Recently, a twitter user extorted into relinquishing his twitter user name. To give up your well-established twitter user name is bad enough, but this one was apparently worth $50,000. The Twitter user is claiming to have been offered $50,000 for the username in the past. The user name in question is @N.
People apparently tried to steal that user name all the time, as short twitter handles are desirable it appears. The twitter handle was stolen via an extortion process from the rightful owner thanks to information released by PayPal and GoDaddy . The Twitter user says that he had received a text message from PayPal that someone tried to change his password and then an email from GoDaddy on the very same day.
He had ignored the PayPal text, but the GoDaddy message was an actual confirmation of an account change. He was unable to log into his GoDaddy account to change the information back because the last six digits of the credit card on file had already been altered, thereby giving him no way to prove he was or was not, the real owner of the account.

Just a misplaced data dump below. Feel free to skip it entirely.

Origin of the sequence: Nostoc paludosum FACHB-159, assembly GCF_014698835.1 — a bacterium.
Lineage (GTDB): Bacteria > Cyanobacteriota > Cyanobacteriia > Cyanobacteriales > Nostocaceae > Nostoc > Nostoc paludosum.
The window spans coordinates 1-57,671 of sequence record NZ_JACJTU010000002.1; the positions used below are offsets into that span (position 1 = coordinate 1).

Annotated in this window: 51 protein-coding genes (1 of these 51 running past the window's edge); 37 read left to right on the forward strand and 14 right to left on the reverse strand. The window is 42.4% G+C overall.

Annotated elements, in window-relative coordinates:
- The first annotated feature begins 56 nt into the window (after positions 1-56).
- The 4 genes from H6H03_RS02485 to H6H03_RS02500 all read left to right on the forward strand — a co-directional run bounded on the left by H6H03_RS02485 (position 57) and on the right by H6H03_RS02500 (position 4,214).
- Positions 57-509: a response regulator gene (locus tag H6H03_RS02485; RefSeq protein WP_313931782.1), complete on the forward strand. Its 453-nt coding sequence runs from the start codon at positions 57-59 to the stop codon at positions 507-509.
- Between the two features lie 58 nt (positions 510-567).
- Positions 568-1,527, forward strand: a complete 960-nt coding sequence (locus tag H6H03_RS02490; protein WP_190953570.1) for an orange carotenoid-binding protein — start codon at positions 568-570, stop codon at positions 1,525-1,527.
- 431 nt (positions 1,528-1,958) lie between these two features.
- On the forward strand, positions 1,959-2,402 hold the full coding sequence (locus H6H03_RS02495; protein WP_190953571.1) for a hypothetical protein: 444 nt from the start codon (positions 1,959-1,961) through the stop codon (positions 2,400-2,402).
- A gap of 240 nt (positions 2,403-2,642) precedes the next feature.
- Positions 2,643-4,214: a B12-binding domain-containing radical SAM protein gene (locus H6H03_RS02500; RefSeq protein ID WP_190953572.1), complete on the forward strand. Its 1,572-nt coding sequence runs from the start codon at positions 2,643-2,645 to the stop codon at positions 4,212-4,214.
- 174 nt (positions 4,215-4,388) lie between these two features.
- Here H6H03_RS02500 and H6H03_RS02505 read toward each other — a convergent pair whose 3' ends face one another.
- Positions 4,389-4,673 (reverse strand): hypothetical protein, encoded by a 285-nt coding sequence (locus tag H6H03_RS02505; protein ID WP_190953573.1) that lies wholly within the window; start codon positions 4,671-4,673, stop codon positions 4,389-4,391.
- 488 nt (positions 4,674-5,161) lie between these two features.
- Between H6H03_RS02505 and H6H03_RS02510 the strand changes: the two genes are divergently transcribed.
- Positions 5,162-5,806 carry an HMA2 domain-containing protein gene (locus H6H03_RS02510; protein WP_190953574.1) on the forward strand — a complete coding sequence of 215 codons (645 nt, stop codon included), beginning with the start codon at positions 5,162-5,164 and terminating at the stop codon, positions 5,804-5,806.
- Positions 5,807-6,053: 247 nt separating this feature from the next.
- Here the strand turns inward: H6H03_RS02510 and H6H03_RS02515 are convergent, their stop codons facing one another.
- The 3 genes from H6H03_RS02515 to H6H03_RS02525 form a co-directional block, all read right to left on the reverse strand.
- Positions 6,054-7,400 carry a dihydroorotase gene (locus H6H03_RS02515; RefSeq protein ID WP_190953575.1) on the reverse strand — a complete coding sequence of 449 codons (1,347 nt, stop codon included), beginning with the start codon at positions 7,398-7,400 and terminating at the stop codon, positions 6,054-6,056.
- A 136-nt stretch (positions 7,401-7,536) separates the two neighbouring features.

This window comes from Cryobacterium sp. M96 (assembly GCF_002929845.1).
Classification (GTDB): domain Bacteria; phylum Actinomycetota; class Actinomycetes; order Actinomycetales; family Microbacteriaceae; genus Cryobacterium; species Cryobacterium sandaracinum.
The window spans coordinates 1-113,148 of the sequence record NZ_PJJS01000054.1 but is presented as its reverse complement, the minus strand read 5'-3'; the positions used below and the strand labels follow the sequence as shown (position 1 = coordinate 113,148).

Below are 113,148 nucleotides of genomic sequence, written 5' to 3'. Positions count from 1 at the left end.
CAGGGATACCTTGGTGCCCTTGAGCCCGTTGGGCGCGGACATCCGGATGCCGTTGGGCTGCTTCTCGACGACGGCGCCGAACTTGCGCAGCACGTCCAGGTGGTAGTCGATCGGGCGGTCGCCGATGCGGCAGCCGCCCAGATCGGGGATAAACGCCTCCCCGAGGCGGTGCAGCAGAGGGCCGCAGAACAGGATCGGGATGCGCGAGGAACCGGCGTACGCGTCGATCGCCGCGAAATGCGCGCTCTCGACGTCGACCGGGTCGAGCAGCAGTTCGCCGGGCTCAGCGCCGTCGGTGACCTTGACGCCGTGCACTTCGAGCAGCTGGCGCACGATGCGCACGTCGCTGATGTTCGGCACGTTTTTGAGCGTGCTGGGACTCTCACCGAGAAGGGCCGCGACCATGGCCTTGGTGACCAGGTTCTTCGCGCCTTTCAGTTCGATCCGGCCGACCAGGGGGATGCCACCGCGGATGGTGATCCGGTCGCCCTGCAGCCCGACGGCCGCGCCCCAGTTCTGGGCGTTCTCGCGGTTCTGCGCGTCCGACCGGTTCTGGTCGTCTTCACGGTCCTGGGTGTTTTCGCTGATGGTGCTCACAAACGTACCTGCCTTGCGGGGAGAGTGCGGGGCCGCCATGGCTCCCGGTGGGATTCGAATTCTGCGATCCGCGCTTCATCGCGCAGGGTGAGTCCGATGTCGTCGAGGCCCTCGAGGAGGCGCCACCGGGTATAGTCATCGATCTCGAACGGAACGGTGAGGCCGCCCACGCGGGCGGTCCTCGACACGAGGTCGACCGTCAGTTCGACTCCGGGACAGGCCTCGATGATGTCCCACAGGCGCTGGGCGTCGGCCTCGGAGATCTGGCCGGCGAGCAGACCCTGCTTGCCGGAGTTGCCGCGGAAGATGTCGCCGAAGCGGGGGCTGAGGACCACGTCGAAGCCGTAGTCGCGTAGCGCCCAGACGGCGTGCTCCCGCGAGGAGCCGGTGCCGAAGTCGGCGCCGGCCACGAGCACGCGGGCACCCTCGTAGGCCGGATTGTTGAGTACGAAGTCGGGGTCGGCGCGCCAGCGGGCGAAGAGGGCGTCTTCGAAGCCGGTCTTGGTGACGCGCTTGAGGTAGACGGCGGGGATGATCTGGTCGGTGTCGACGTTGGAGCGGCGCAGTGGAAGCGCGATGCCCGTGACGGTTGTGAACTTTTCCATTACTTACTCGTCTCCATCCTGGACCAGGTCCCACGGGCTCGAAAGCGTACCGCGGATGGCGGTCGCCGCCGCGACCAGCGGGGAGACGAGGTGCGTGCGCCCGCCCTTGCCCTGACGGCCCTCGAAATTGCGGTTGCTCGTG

Then the hacker contacted @N and told him it was the Twitter account that he wanted. The deal was that the hacker would leave the website data on the GoDaddy servers alone if @N would allow the hacker to take over the twitter account. In a bizarre twist, the hacker offered to help the mark secure his accounts afterwards?.
The hacker say that he was capable enough to get the last four digits of the credit card used for the GoDaddy account by using “very simple engineering tactics” on PayPal to receive the last four digits of the card. He then called GoDaddy and told them he lost the card, but remembered the last four digits. Worryingly, the hacker says that GoDaddy sanctioned him to guess until he got the first two digits of the card correct!. The mystery of the @N account continues.
[Image via wired]